Cognitive Psychology | Psychology | Social and Behavioral Sciences
This chapter examines the first goal: understanding real-world problem solving. It is particularly concerned with issues of representativeness and what has been called ecological validity. In addition, because there is considerable evidence that there are differences across the adult life span in solving problems, as reviewed by Botwinick (1978), Giambra and Arenberg (1980), and Rabbitt (1977), it will be important to ask whether or not age is an important qualifier to the conclusions that are reached. The first section discusses the problems people actually face and reviews the paradigms used in scientific investigations to represent problems, including studies of age differences and changes in problem solving. The second section explores the extent to which the lay and scientific domains overlap and finds that there is little overlap. The final section describes an explanatory study of problems representative of those people report facing in everyday life.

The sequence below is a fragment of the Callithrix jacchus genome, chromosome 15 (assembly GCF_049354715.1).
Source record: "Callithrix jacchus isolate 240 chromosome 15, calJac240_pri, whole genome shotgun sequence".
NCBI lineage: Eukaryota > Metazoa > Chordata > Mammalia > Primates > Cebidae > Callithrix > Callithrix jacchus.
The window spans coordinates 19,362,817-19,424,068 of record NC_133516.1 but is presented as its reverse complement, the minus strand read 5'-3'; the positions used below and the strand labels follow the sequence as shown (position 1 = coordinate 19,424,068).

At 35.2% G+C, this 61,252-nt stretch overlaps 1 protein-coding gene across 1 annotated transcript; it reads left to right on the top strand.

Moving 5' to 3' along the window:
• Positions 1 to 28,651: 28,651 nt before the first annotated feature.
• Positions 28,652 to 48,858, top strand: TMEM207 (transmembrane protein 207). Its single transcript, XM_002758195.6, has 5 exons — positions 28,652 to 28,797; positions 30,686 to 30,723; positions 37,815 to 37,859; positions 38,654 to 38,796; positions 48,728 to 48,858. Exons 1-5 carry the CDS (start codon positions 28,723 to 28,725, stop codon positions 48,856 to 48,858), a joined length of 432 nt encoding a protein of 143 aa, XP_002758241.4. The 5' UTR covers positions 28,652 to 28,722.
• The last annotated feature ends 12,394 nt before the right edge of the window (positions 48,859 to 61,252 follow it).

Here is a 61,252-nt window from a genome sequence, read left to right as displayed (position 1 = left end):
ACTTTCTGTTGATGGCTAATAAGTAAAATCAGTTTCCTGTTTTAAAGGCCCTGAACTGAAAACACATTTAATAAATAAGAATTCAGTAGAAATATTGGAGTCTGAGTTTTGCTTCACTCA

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Hartley, A.A. (1990). The cognitive ecology of problem solving. In L.W. Poon, D.C. Rubin, & G.A. Wilson (Eds.), Everyday cognition in adulthood and late life, (pp. 300-329). Cambridge, U.K.: Cambridge University Press.